M18 Transitional Heer Helmet

Condition: Near Mint

Size: 64

Decal: Methner & Bürger


Product Description: This is a stunning, top shelf example of an M18 Transitional Heer helmet. The level of preservation on this thing is incredible. The exterior is coated with a dark, gray-green paint, with a definite texture- a typical WWII reissue color. The paint is in excellent condition, at least 97 percent intact, showing very minor age and almost no wear. The decal on this helmet rates at an astounding 100 percent. It’s a gray lined, “Methner & Bürger” decal, commonly found on reissue helmets. Decals often did not adhere well to this type of textured reissue paint, and to find another one with a decal that is perfect like this, would be close to impossible. The interior of this helmet is also nearly perfect. There is no rust, and only a few minor marks on the interior paint. The original liner is intact, with a typical wartime zinc liner band. There is no chinstrap, and no indication that a chin strap was ever installed. In fact, there is no indication that this helmet was ever worn at all. The liner leather shows typical age toning but is completely intact and retains its original drawstring. The desirable M18 shell is a size 64. A true beauty of an M18 transitional Heer helmet, unissued, and truly deserving of the label “near mint.”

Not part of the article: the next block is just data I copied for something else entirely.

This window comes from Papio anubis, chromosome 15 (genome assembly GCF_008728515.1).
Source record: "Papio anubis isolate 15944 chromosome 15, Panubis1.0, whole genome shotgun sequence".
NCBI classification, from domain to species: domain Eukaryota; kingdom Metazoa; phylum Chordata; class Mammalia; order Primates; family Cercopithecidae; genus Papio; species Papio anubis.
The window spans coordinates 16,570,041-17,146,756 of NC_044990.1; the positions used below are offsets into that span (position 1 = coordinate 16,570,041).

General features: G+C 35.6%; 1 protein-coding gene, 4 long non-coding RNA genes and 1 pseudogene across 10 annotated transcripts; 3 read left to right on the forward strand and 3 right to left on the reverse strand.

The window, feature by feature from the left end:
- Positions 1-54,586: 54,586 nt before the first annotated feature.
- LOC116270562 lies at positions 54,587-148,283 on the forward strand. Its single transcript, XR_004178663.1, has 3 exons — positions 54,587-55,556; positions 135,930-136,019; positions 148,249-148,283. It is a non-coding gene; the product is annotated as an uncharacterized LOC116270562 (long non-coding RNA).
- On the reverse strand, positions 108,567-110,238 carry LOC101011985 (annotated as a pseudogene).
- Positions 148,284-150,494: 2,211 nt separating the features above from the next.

Historical Description: When the German Army first marched into war in 1914 it went to the front lines wearing the traditional “Picklehaube” helmets. The war soon developed to necessitate the need for an improved headgear to protect the wearer. The German Army developed the M16 helmet in 1915 and began issuing it in mass quantity to its fighting troops in 1916. The M16 underwent changes to bring about the next model, the M18. Both the M16 and M18 saw use by the German Army during WW1, as well as the interwar years by the Reichswehr and Freikorps. In 1931, a new liner system was developed. The M16 and M18 helmets were in mass supply right up to the time the Nazi Party took control of the German government. During Adolf Hitler’s rearming of the German military in the early 1930’s, the M16 and M18 helmets saw extensive refitting with the newer liner system, fresh paint, and the addition of a centralized decal system for the newly formed Wehrmacht’s respective branches. Decals were generally placed on each side of the helmet, one side being the branch and the other the national colors shield or party shield. In 1935, the M35 helmet was introduced. This new design was lighter and more streamlined than the older style helmets and is what the world now recognizes as the iconic helmet of the German Military. M35 helmets can most easily be identified from the separate rivet ventholes and rolled eadges. With the outbreak of war, some changes were made to bring in a new model, the M40. The changes made to this new model was the use of a more matte field grey finish and the vent holes were now integral to the helmets shell. In 1940, the national colors decals and party shields were ordered to be removed. It should be noted that many M35 helmets were brought up to date by repainting them with the matte field grey finish and/or other modifications if necessary. These refitted helmets are what collectors now term “reissue helmets”. The next model helmet to evolve was the M42. The model M42 has the same features of the M40 with the exception of the edges of the helmet not being rolled and remain flared. This was to speed up production and lower cost as the war dragged on and the German economy began changing to a total war economy. In 1943 all decals were ordered to be removed from combat helmets.


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